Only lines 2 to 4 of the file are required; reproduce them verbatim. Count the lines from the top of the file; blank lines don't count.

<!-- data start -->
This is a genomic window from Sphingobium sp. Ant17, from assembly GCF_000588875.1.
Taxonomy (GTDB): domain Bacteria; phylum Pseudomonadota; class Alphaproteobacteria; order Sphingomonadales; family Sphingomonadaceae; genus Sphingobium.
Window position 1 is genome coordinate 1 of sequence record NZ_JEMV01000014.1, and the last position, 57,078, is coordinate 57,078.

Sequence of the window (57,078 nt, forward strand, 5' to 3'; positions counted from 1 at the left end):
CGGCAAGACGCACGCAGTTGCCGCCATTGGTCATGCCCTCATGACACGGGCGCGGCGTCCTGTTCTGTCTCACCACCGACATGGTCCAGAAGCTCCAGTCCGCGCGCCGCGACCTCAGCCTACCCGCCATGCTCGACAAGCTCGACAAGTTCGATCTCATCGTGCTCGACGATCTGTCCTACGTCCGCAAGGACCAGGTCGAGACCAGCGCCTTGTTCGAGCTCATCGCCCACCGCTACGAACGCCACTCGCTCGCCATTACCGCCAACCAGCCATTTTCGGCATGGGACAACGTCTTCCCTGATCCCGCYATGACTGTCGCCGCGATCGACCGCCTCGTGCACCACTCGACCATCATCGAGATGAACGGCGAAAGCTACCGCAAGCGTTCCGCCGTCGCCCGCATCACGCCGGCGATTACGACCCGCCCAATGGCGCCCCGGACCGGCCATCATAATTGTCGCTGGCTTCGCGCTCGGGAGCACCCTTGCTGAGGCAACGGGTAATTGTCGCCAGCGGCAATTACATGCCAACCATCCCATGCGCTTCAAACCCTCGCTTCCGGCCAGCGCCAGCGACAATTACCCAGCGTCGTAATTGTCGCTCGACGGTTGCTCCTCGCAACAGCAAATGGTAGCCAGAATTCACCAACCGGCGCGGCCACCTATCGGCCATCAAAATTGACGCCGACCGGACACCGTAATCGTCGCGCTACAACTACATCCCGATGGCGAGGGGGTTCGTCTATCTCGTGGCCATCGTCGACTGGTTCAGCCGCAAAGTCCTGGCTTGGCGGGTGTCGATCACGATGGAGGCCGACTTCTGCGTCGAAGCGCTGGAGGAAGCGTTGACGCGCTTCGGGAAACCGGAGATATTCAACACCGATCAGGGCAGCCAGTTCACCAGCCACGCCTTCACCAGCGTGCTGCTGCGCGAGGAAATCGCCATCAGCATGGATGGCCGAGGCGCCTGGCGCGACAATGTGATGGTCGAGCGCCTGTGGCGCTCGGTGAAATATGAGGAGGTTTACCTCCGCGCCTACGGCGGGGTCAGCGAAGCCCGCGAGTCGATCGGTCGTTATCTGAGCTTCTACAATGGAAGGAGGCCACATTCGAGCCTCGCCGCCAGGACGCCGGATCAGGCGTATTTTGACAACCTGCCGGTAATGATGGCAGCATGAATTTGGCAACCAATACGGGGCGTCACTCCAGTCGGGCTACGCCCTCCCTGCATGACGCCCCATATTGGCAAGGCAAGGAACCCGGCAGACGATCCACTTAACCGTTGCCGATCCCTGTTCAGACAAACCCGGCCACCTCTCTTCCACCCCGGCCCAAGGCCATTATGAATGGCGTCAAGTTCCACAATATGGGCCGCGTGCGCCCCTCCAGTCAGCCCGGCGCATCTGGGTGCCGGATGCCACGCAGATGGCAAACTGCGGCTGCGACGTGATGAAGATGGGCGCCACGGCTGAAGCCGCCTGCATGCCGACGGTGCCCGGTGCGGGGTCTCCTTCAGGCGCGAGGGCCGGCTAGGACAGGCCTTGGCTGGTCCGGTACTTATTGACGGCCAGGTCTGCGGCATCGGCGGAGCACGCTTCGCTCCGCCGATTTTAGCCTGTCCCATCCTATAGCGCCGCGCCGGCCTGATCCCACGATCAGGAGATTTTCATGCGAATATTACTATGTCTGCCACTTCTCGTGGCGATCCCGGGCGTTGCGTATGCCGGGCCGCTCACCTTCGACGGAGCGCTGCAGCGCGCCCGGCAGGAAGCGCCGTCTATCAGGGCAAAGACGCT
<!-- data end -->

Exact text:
Taxonomy (GTDB): domain Bacteria; phylum Pseudomonadota; class Alphaproteobacteria; order Sphingomonadales; family Sphingomonadaceae; genus Sphingobium.
Window position 1 is genome coordinate 1 of sequence record NZ_JEMV01000014.1, and the last position, 57,078, is coordinate 57,078.

Sequence of the window (57,078 nt, forward strand, 5' to 3'; positions counted from 1 at the left end):